Library Research Guide
When developing your topic, you'll probably find that you have a lot of questions. It's important to identify information gaps that may exist when you set out to focus your topic.
In Carlock's book Developing Information Literacy Skills, she encourages students to ask the following questions when identifying such gaps:
Carlock advises students to identify information gaps, or what you don't yet know, in the form of questions using how, who, when, where, what, and why. For example, if you've chosen social media as your topic, try asking yourself some questions that will help you identify those gaps. Try creating columns to illustrate what you do and do not know about your topic.
What I don't know
What do you know about your topic? What do you think you need to know? What have others said?
What I do know/what I think I need to know/what have others said
You might have a long list of items under each column. That's OK! Asking yourself these types of questions will help you identify areas of focus and help you narrow your topic to something that's more manageable.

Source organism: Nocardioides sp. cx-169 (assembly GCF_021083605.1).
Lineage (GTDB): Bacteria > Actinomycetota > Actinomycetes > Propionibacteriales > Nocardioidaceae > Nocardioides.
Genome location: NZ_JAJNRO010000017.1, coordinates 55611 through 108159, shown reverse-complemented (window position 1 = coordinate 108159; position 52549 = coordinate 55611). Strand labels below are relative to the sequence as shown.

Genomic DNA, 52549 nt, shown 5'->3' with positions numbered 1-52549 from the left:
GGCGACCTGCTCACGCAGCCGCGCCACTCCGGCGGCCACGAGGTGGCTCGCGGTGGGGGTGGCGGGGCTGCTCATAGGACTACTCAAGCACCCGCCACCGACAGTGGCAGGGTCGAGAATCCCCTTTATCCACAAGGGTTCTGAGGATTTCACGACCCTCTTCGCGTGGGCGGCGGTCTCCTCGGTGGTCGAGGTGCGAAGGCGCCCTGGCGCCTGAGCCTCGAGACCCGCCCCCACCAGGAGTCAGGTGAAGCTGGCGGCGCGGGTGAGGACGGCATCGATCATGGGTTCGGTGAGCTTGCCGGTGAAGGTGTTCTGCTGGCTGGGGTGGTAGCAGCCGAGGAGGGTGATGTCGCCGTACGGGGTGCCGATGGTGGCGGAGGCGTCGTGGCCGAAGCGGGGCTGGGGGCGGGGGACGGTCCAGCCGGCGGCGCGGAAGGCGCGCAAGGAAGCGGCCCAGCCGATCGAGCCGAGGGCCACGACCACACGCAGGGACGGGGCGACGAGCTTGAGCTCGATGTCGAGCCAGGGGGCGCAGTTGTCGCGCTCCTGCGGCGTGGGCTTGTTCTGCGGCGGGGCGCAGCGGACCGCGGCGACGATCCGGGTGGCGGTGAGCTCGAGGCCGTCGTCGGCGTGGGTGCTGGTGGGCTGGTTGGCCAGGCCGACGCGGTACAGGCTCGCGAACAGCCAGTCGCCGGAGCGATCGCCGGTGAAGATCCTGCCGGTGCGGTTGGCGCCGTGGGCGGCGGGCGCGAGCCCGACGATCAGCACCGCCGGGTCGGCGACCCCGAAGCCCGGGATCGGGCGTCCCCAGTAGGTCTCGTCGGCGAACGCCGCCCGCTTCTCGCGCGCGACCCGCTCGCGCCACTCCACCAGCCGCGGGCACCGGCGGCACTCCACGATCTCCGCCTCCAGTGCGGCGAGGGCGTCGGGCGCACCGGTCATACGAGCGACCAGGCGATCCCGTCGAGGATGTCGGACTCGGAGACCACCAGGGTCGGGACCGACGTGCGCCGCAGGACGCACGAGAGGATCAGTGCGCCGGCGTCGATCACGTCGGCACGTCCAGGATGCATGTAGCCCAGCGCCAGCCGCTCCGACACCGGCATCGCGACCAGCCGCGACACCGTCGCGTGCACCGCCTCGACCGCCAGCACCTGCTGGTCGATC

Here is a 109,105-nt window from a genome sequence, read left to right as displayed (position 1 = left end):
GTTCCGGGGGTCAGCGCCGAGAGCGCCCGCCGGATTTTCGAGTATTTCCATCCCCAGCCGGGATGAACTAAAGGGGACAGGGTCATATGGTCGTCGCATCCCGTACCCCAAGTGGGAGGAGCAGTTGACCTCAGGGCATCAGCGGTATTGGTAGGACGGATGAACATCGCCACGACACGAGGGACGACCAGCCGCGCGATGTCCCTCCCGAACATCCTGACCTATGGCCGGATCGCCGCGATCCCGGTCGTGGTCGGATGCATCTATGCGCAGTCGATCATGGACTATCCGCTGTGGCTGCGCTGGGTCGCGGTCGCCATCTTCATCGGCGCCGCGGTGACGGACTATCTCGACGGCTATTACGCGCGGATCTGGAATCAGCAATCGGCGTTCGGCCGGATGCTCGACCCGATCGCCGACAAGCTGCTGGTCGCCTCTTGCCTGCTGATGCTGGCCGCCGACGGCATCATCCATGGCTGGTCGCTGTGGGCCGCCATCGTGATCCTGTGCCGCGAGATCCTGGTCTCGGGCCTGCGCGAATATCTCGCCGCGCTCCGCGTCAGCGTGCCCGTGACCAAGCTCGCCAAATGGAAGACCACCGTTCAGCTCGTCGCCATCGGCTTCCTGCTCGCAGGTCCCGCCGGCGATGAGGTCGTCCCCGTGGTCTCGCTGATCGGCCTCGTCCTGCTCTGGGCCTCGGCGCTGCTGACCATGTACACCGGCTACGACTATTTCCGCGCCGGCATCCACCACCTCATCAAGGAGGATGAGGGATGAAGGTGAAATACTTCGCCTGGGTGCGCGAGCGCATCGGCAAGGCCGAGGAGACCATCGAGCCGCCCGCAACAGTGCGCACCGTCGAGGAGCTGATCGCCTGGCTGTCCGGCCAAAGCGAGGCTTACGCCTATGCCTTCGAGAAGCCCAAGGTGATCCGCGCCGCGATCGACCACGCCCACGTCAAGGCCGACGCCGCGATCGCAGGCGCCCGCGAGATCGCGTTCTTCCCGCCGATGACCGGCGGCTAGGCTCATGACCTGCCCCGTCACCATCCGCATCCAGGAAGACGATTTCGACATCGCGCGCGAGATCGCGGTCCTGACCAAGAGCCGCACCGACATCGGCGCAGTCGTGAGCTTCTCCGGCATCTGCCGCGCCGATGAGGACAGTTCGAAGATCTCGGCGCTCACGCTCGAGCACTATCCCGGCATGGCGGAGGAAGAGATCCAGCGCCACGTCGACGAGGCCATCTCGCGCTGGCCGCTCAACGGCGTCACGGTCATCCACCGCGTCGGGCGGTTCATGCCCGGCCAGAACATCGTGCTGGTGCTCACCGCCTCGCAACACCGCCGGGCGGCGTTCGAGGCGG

Mind mapping is a tool you can use to develop a research question or topic you want to explore in greater depth. For example, after creating a mind map about genetically modified foods, you might ask:
After doing more research on your topic, your thesis statement will help you talk about specific points you're exploring in your paper.
Mind map for genetically modified foods
Mind map created with bubbl.us
There are many mind map tools out there on the internet. Below are a few of those tools that have a free version--all free versions will have some use limitations.
Databases, reference books, encyclopedias, handbooks, almanacs, and certain websites are all good starting points for finding background information, and can also help you narrow your topic.
Use the following sources to help you write your thesis statement: